Dumbbell Hip Thrust With Perfect Form (& Common Mistakes)

Dumbbell Hip Thrust is an exercise that enforces our ability to extend the hips and build strength and muscle mass in the glutes! 

Let me show you step-by-step the correct dumbbell hip thrusts, their benefits, and the most valuable tips to make the most of it in your workout routine!

What Muscles Do Dumbbell Hip Thrusts Work?

dumbbell hip thrust muscles worked

As a compound exercise, it works several muscles, with the primary (dominant) muscles being:

  • Glutes & Hamstrings: These together are responsible for hip extension. Hip extension happens when you push/thrust your bum up.
  • Lower back muscles (Erector Spinae) are a group of muscles that run along the spine. It extends the spine and helps maintain proper form, posture, and core stability during dumbbell hip thrusting.

The Benefits Of Dumbbell Hip Thrust

They Grow Your Glutes

We have highlighted above that dumbbell hip thrusts are a fantastic exercise to grow your butt. 

I would add a little detail to make this statement more accurate: 

For those who are quad dominant, incorporating dumbbell hip thrusts into your workout routine can help maximize your glute growth by targeting the (post-chain) glutes and hamstrings more specifically

They can be especially beneficial if you rely heavily on your quadriceps during lower-body exercises like squats! While squats are often considered the best exercise for glute growth, they also heavily engage the quads, as research showed!

They Can Be Overloaded Safely

The position you perform a thrust in is safe for most people.

Unlike squats, this can give you the confidence to use a heavier weight!

They Have Many Variations and Progressions 

There are several ways of progressing a dumbbell hip thrust exercise, like increasing the weight or using bands in addition to dumbbells. On top of that, you can perform dumbbell hip thrusts in a single leg or with your feet elevated

To see more hip thrust variation and get some ideas on how you can play around with hip thrusts, read my article here.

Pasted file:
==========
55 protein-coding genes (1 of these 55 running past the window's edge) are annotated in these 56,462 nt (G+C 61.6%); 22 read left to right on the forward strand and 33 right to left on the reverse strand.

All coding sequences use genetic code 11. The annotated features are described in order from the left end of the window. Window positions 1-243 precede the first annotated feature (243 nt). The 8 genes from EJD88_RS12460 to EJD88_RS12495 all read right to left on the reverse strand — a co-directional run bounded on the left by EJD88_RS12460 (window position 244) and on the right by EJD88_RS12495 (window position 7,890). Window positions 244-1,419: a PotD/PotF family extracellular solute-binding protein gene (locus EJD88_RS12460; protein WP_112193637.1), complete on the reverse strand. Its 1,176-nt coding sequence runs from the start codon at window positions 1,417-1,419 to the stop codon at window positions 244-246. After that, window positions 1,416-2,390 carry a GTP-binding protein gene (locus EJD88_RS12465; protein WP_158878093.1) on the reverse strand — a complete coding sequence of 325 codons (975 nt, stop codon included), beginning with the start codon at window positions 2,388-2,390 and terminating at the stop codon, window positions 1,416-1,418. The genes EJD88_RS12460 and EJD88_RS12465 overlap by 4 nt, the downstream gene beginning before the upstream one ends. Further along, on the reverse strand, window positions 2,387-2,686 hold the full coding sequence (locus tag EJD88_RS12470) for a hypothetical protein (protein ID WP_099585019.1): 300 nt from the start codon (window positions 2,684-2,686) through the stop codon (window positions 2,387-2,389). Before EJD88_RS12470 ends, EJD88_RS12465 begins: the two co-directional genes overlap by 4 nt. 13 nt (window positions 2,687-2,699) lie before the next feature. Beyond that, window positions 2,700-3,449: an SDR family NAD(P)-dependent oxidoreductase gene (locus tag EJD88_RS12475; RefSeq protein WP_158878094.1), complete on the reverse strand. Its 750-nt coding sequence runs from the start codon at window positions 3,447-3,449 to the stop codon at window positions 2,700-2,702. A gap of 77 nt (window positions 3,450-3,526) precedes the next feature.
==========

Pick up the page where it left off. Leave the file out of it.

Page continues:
They Can Be Done at Home

Dumbbells are portable and only require a little space in your house. You can get a pair of them cheap on eBay. 

They Help Maximize a More Natural Range Of Motion

This is because the dumbbells are not attached to a bar, so you can freely move your hips and legs with more control over the weight.

They Can Be Loaded and Unloaded Easily

Dumbbells are easier to pick up and control than barbells, which can also be more manageable for beginners. You can quickly, easily, and comfortably position the dumbbells on your hips, allowing for more stability and confidence. You can also ditch it off you when you are done.

How To Do Dumbbell Hip Thrust with Proper Form

Performing Dumbbell Hip thrust with proper form will allow you to feel your targeted muscles (glutes) working immediately! This way, you can gain maximum benefits and keep yourself injury free.

However, if you don’t do it correctly, you might find other muscles dominating, like your quads and hamstring, rather than your glutes. 

Let’s go through the proper form in detail!

How To Set Up Dumbbell Hip Thrust

how to set up dumbbell hip thrust
  • Put the bench horizontally.
  • Get the dumbbell over your hips by sitting on the ground with the dumbbell beside you. Tip your hip to the side, and get the dumbbell on your hips. (SEE PICTURE)
  • Lie on a bench resting the upper back across the bench (on the bottom of the shoulder blade), and lift your hips off the ground.
  • Make sure you are stable, secure, and comfortable in this position!
  • Step with your feet around shoulder-width apart.
  • Keep your shin vertical the whole time!
  • Set yourself into the starting position by pushing your bum up!
  • Support the dumbbell the entire time with your hands so it doesn’t roll off your hips!

The Starting Position

proper dumbbell hip thrust form starting position